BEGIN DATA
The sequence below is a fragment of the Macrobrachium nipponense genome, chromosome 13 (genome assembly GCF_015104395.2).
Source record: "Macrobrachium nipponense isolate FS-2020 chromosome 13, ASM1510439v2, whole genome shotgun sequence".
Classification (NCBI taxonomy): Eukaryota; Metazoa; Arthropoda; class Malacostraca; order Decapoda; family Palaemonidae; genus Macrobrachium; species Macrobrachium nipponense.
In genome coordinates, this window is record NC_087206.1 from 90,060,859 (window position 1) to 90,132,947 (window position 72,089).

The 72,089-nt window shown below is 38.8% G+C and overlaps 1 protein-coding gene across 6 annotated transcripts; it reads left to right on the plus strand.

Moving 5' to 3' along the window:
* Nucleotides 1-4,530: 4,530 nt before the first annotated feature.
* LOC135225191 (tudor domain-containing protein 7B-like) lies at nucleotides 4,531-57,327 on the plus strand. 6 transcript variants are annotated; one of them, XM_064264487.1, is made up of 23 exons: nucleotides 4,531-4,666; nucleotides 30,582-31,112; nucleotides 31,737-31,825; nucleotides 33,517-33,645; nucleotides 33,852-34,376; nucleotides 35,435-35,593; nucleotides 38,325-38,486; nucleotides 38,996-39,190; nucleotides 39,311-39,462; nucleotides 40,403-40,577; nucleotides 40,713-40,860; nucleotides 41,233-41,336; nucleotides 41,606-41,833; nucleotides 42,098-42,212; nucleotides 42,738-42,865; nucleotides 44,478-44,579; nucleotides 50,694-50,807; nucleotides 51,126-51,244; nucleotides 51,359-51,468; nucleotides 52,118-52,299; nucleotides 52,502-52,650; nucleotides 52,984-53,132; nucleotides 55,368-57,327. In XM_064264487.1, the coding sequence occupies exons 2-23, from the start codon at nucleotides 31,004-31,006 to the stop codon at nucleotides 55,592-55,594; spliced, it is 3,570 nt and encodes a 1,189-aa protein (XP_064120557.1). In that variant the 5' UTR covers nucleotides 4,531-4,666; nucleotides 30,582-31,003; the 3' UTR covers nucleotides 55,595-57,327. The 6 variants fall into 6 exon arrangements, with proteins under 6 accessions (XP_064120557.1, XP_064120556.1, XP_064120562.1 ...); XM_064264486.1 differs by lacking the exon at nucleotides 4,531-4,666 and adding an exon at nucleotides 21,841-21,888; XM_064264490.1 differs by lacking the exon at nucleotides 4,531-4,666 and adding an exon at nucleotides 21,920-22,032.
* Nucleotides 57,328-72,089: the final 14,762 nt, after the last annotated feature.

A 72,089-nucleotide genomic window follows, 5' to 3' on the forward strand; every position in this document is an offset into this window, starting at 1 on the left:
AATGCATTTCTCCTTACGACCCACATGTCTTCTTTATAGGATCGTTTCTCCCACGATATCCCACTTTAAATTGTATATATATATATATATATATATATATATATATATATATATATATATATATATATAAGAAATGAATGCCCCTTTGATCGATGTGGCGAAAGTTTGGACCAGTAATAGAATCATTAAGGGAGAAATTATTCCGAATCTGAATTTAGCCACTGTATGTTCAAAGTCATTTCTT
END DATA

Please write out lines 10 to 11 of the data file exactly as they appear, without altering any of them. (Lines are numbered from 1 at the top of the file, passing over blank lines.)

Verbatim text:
A 72,089-nucleotide genomic window follows, 5' to 3' on the forward strand; every position in this document is an offset into this window, starting at 1 on the left:
AATGCATTTCTCCTTACGACCCACATGTCTTCTTTATAGGATCGTTTCTCCCACGATATCCCACTTTAAATTGTATATATATATATATATATATATATATATATATATATATATATATATATATATATAAGAAATGAATGCCCCTTTGATCGATGTGGCGAAAGTTTGGACCAGTAATAGAATCATTAAGGGAGAAATTATTCCGAATCTGAATTTAGCCACTGTATGTTCAAAGTCATTTCTT